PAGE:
The patient-centered argument for euthanasia rests on the right to self-determination. A person of sound mind, in rational Western traditions, has the right to autonomy, and that right extends to their choice of death. Even in societies were suicide is considered taboo (most of them), euthanasia is more widely accepted when a person's life has deteriorated as the result of terminal illness. Most pre-industrial societies neither had the means to prolong such lives, nor saw the value in doing so; they were phlegmatic with respect to the value of life once a person could no longer contribute to society. The idea that we can and should prolong life at all costs is, in essence, a modern one.
In any given society,...
In the U.S. Bill of Rights, there is a right to privacy, and this surely extends to a person's right to determine his or her fate. The United Nations Universal Declaration of Human Rights, in Article 5, cites that on one "shall be subject to ... inhuman or degrading treatment," which surely being made to suffer, by law, the horrific effects of end stage terminal illness qualifies. Article 18 highlights the right to "freedom of thought, conscience and religion," which allows for one to determine one's own sense of morality, though arguably this should be within reason. The implication, however, is that laws based on religious doctrine, should not be used against people who do not hold that doctrine. If one has full autonomy, then one has the right to determine his/her death as well -- autonomy does not end prior to death, only after it (Gorsuch, 2006).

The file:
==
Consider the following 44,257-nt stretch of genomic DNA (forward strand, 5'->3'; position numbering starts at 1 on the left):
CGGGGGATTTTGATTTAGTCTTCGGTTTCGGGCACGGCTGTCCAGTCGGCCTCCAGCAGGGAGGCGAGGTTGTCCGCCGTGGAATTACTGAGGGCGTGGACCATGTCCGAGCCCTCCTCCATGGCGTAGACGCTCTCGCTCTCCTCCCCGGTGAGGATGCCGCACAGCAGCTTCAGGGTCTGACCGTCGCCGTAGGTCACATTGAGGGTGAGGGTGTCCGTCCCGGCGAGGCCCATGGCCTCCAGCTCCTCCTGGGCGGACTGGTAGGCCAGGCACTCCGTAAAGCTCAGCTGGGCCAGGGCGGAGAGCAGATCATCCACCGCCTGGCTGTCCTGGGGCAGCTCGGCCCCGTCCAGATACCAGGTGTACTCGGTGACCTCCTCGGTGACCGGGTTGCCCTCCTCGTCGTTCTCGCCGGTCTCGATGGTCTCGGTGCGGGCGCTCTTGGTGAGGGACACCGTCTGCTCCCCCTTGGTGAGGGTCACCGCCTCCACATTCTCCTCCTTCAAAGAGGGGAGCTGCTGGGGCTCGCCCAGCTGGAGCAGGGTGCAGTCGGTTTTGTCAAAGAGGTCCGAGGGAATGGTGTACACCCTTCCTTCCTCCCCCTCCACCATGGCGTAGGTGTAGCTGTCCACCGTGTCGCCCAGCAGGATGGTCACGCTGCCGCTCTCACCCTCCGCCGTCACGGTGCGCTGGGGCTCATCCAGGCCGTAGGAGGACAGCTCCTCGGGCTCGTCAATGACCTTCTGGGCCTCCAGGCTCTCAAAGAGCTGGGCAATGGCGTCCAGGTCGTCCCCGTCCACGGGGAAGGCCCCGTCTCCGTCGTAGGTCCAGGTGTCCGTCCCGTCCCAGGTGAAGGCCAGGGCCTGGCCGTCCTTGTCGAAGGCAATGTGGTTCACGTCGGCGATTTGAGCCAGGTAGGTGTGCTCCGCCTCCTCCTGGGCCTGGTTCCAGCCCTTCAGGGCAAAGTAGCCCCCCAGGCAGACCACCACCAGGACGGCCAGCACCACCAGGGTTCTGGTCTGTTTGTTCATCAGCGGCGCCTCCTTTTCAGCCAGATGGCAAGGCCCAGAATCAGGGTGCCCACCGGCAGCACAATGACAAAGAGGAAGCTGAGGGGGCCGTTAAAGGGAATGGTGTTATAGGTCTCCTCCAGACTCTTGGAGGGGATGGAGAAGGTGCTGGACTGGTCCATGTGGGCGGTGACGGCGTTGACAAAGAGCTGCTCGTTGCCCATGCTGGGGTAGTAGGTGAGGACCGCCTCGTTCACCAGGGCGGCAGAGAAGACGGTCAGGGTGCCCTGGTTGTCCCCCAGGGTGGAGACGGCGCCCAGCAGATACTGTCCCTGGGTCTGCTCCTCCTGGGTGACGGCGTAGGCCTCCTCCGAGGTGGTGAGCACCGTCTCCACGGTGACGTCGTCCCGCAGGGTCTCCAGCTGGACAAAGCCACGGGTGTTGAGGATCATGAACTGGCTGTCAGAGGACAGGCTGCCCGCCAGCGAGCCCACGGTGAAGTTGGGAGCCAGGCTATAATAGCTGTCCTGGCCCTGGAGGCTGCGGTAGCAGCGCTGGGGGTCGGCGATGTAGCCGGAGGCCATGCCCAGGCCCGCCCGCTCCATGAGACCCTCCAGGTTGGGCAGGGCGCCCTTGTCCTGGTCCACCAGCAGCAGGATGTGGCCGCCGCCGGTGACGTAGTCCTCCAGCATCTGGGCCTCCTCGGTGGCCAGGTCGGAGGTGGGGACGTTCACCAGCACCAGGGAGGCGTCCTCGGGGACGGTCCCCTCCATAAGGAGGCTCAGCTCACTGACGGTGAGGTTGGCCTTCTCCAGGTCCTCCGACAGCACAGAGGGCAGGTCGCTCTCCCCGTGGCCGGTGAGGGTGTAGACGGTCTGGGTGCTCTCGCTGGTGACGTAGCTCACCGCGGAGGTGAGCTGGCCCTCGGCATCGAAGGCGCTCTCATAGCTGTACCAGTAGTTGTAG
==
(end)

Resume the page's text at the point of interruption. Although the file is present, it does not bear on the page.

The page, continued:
There are objections to some of these arguments. First, modern palliative care has advanced to a point where nobody with terminal illness need die in pain. The question, therefore, is not whether someone wishes to end his/her own life prior to pain, but rather to end it prior to the point where they will be bedridden and under heavy sedation. The second objection is that of legality -- there are very few circumstances in which the killing of another person is permissible, and one would prefer that great caution is exercised when such decisions are made (Young, 1994). There is also the question of slippery slope, thought slippery slope arguments are logical fallacy and should be discounted.
Another objection is the idea that people with terminal illness may not be fully autonomous. Such diagnosis, and certainly when the effects of the illness become apparent, places an incredible amount of stress on the patient. While supporters of euthanasia present an image of a clear-headed decision made by somebody with the serenity and rationality of a Buddhist monk, in practice this vision may be idealistic. Scholars examining the subject feel that the risk of coercion, even unconscious coercion, is real, and that laws governing euthanasia must take this risk into account, so that those of fragile mind are not unduly convinced that euthanasia is the best choice for them. One study found that most laws written with respect to euthanasia offer poor protections against coercion (Nielsen, 1998) and that attempts are legalization are premature given our present understanding of this aspect of the issue. There are conceivable possibilities where perverse incentives or unethical physicians could guide a patient to euthanasia where it is not warranted, or even on the basis of misdiagnosis.